Non Current Assets


  • What are non current assets?
  • Tangible and intangible assets
  • Types of non current assets
  • Capitalisation of non current assets
  • Financing strategies for non current assets
  • Current assets vs non current assets

What are non current assets?

According to AASB 101, non current assets are assets that cannot be readily converted into cash within the current fiscal period. Instead, these assets are expected to provide economic value over one or more future fiscal periods.

For instance, imagine a business possessing manufacturing equipment; such equipment will be utilised to create products over an extended period, and the economic benefits will be realised when these products are sold to generate revenue.

Examples of non current assets encompass tangible assets like land, buildings, and vehicles, as well as intangible assets such as intellectual property and goodwill.

Non current assets are often referred to as long term assets, signifying their extended utility and value beyond the immediate financial period.

Non current assets have two main functions:

Investment: These assets can be held with the aim of capital appreciation or for generating rental income.

Production: Non current assets are also employed in the process of producing or delivering goods and services.

Tangible and intangible assets

Non current assets are typically categorised into two main groups:

Tangible assets

Tangible assets are physical, real assets that have a concrete presence. Lenders, such as commercial banks and non bank financial institutions, often prefer these assets as collateral because they can be physically taken, seized, and sold if the need arises for enforcement against the borrower’s collateral.

An example of a tangible, non current asset is a vehicle.

Intangible assets

As per AASB 138, intangible assets are assets that hold economic value within the context of a business but lack a physical form. Intellectual property is a common example of an intangible, non current asset.

These assets are generally less favoured by creditors because there is no tangible object that can be repossessed and liquidated for recovery purposes.

An important point to remember here is that the tangible non current assets undergo depreciation, representing the gradual decrease in their value as time passes. On the other hand, intangible assets are generally subjected to amortisation, which involves spreading out the asset’s cost over its expected useful lifespan.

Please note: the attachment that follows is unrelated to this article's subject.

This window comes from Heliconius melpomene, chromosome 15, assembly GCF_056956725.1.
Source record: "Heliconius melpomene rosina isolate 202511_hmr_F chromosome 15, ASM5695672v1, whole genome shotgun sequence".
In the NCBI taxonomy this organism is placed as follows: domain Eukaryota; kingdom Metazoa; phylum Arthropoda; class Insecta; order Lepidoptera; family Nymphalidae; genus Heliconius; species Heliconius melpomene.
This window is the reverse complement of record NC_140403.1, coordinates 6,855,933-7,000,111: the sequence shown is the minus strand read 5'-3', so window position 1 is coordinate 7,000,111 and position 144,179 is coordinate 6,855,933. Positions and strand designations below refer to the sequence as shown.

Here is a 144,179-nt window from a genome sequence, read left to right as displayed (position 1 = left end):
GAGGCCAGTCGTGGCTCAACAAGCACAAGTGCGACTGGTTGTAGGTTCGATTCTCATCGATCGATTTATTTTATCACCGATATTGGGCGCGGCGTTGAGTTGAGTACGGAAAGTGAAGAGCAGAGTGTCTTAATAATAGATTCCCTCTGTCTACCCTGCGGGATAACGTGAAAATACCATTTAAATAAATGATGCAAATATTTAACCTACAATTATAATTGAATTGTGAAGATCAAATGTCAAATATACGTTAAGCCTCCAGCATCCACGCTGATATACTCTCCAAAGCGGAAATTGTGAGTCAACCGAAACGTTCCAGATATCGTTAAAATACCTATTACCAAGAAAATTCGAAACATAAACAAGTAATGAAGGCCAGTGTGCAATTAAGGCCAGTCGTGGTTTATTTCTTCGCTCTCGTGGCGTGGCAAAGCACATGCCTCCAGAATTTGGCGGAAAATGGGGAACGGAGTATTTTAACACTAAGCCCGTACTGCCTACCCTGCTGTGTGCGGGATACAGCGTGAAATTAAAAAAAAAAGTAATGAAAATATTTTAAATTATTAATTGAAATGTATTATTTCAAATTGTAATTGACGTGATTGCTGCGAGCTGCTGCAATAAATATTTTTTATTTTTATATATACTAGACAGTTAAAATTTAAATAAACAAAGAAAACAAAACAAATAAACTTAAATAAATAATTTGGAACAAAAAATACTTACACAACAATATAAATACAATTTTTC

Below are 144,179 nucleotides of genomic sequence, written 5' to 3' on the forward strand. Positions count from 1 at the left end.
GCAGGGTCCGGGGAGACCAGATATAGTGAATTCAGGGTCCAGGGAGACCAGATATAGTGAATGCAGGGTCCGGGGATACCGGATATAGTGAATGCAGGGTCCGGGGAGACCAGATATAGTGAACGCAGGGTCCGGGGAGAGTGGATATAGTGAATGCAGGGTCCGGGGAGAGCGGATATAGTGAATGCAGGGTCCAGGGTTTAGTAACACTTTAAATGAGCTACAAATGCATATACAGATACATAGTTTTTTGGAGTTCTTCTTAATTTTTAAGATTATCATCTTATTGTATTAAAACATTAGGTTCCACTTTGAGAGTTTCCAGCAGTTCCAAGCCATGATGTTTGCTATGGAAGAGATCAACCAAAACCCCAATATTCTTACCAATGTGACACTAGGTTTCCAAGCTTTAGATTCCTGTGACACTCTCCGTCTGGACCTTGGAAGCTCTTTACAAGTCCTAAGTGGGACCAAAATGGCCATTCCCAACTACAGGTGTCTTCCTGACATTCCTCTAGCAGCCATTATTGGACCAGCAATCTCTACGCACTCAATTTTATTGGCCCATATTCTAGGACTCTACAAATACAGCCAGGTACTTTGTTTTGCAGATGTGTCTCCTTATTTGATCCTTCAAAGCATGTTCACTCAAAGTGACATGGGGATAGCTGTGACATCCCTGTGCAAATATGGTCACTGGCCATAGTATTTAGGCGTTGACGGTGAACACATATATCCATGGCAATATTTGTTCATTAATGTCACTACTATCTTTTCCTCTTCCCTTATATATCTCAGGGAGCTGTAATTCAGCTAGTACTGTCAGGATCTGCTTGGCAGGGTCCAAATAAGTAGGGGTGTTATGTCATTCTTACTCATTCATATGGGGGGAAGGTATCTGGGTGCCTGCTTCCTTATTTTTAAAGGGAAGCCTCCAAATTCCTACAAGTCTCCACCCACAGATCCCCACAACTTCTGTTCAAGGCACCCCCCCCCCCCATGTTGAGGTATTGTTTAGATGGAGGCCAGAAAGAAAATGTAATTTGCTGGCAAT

Types of non current assets

There are various types of non current assets, with the most common categories found on corporate financial statements being:

Property, plant & equipment (PP&E):

According to AASB 116, PP&E includes tangible physical assets like land, buildings, machinery, equipment, and various vehicles, ranging from passenger vans to forklifts and construction vehicles.

Many businesses frequently invest in PP&E, making it a common form of capital expenditure. These assets are capitalised on the balance sheet rather than expensed, and they are often considered valuable collateral security for creditors.


When an entity has excess cash, its management may opt to allocate this cash into different assets or projects with the expectation of generating future cash flows or capital gains.

Investments can be categorised as either external or internal.

  • External investments typically involve equity or debt instruments such as stocks and bonds. They may also encompass derivatives like forward contracts or call options, which could be related to currencies or commodities.
  • Internal investments refer to investments in subsidiaries, associate companies, or joint ventures.

Under most accounting frameworks, including both US GAAP and IFRS, investments are generally reported on the entity’s balance sheet at their purchase price, known as book value. Any changes in book value are recorded as gains or losses when the investments are sold or disposed of.


Goodwill is an asset that appears on an entity’s balance sheet when it acquires another business for a price higher than the fair market value of the acquired business’s net assets (which is the total value of assets minus liabilities).

For example, if Entity X buys Entity Y and sees value in aspects like customer lists, brand recognition, intellectual property, or expected cost savings and is willing to pay more than Entity Y’s net asset value at the time of acquisition, then Entity X’s balance sheet will include a non current asset called goodwill, equal to the premium paid.

However, as per AASB 136, goodwill is subject to an annual assessment for impairment. If it is believed that goodwill has lost value since the acquisition, it is adjusted downward to its current fair value. Goodwill impairment is a non cash expense and is often added back to normalised earnings when analysing an entity’s financials.